by Skip Moen
“Jabez called upon the God of Israel saying, “Oh that you would bless me . . .” 1 Chronicles 4:10 (ESV)
Bless – This word is barak. Examining it as a noun, we find that receiving a blessing in the Old Testament means getting something favorable from someone greater. The paradigm case is the transmission of a blessing from God to Man. Throughout the Old Testament, the central idea of God’s blessing is that bountiful life depends solely upon the goodness and faithfulness of God.
This verse is the basis of the popular book, The Prayer of Jabez. The secret behind the prayer of Jabez is really nothing hidden at all. From Genesis to Revelation, God makes it clear that He is the only real source of prosperity in all of its forms. Jabez speaks a simple prayer – “God, bless me” – but within that prayer is the acknowledgement and admission that God is the only one who can bless and that God blesses for his purposes, not ours. That’s why the prayer uses the verb barak, not the verb ashar. Barak is a God-only word. It is also a word that applies only to those who manifest hesed and ‘emet (faithfulness). In the Tanakh, God does not bless those who do not demonstrate worthiness. Ashar is a verb that expresses something we can do that brings about a state of bliss (cf. Psalm 1:1). Ashar is the verb of conditional blessing. You and I do something and a state of bliss follows. Not so with barak. There is nothing you and I can do that will compel God to bless me. He blesses because hen and hesed are who He is.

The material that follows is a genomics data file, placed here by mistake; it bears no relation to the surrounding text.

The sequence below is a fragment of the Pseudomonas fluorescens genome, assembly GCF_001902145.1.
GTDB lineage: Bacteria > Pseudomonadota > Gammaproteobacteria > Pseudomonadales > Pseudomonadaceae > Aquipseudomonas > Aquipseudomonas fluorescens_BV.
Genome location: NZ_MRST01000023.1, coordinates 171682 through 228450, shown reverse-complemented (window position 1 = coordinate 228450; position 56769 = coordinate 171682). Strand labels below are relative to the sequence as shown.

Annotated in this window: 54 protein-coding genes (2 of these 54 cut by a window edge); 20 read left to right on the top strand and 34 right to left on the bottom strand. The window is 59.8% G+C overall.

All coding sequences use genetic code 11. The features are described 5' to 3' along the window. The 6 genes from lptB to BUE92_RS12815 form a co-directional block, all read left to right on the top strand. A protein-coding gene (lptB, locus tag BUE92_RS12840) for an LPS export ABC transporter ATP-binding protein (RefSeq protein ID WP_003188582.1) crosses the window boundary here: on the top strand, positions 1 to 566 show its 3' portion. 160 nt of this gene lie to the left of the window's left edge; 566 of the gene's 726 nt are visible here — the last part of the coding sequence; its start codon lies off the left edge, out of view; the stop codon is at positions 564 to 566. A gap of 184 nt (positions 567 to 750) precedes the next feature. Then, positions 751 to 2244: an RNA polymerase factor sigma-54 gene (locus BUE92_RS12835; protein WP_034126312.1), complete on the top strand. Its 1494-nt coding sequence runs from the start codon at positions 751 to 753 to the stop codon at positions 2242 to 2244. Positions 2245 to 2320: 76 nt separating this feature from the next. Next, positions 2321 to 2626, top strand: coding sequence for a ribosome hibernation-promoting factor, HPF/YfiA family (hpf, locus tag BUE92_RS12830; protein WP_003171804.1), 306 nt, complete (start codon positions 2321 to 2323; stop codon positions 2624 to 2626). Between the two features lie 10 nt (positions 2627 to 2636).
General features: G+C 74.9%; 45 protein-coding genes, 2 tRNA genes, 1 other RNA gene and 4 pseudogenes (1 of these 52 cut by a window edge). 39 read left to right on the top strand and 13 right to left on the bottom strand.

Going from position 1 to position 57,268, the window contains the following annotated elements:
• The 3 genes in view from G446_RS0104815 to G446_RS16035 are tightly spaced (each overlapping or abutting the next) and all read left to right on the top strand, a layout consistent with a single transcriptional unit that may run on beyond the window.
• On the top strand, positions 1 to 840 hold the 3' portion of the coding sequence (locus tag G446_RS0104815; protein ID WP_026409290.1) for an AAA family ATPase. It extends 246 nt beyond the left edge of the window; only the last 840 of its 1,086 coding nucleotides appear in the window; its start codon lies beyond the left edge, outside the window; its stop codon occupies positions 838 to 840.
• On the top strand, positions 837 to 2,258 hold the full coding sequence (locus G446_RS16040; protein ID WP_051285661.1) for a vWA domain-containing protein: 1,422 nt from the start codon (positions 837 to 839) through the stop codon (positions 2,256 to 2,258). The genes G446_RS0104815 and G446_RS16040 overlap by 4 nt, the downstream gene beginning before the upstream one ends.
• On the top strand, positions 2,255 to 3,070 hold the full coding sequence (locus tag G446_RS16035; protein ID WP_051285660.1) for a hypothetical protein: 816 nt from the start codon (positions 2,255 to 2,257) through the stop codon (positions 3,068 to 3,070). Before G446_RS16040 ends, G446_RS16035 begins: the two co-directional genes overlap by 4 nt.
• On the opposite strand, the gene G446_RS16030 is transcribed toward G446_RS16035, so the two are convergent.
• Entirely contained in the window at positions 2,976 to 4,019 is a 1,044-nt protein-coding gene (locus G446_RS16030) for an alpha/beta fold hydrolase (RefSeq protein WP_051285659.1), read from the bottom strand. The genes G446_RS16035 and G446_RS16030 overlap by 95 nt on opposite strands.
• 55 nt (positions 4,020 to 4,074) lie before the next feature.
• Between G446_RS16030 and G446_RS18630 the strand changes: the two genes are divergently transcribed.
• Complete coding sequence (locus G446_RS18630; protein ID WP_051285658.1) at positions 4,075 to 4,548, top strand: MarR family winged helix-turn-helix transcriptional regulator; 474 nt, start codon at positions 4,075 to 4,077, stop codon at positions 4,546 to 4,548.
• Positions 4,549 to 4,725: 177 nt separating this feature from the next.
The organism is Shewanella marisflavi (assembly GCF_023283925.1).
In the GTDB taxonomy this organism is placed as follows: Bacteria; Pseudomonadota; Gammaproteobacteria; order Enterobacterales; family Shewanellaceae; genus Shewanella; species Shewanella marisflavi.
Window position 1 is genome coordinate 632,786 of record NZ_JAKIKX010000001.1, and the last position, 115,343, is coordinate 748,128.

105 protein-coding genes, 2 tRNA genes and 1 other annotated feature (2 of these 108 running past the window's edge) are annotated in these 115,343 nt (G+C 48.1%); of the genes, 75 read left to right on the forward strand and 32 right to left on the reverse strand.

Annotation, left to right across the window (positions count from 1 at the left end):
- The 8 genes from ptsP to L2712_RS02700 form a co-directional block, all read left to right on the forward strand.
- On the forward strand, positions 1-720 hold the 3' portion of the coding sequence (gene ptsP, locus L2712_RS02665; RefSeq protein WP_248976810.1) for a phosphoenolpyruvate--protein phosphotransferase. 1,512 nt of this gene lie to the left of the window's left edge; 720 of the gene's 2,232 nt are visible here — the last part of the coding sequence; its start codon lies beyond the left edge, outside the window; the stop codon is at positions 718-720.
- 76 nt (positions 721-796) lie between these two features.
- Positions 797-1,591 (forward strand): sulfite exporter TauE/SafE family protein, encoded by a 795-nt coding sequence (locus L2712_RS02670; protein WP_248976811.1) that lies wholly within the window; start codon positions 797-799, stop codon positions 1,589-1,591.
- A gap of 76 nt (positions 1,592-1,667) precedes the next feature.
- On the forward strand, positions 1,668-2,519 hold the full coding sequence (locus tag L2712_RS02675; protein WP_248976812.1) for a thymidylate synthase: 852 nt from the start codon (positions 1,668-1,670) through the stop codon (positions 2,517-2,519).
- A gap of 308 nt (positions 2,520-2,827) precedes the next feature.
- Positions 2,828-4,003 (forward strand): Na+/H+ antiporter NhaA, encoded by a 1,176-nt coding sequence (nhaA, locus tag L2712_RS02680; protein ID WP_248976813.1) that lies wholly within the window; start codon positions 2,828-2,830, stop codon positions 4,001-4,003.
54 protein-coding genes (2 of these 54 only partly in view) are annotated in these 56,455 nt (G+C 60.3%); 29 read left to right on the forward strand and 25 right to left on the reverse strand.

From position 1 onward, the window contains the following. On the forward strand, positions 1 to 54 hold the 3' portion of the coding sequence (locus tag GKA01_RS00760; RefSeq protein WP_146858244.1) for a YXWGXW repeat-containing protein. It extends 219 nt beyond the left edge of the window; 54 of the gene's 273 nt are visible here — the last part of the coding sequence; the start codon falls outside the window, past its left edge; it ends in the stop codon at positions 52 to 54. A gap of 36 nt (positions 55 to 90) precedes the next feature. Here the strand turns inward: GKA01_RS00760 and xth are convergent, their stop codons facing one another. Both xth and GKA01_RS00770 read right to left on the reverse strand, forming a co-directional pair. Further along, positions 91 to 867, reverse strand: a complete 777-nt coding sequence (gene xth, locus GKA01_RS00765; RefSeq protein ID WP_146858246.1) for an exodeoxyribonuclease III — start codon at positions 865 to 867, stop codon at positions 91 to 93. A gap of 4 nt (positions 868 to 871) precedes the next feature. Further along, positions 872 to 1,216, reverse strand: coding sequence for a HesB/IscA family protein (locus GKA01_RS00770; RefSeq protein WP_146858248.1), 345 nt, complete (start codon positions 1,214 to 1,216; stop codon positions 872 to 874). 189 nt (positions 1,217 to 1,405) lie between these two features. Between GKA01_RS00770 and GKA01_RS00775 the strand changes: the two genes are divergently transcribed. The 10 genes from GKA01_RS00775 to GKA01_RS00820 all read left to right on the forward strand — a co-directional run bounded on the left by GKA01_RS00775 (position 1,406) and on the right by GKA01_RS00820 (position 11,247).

When I lived in Los Angeles, I saw a billboard on the side of a bus. It was an advertisement for a particular church. It said, “God wants to bless you. He wants to make you rich. You can have what you really want. Come and join us.” I always thought that this sort of blessing was ignorant and crass. God doesn’t run an investment firm. But later in life I realized that God does what He wants to do. If His purpose for you is that you become rich for Him, then I say, “Hooray!” There are very few people who can become rich and still bend the knee to God (by the way, that is the other meaning of the word barak). Who am I to say what God desires to do in your life? I know that I didn’t do a very good job of being His servant when my bank account was full, but maybe you’ll do better.
I understand the prayer of Jabez because I believe that God really does want to bless us. The matter to be settled is not on God’s side. It is on ours. The word “bless” also means “humility, service and bowing down.” The two go together. God may bless when you are completely ready to bow. But I don’t believe that The Prayer of Jabez offers any kind of success formula for life. After all, it is barak, not ashar. It’s not about what I do, not even about how I pray or the words I use. It’s about God’s sovereign purposes. Perhaps we need to add something to Jabez’s prayer. “God, bless me – in the way that You wish to – and I will be content.”
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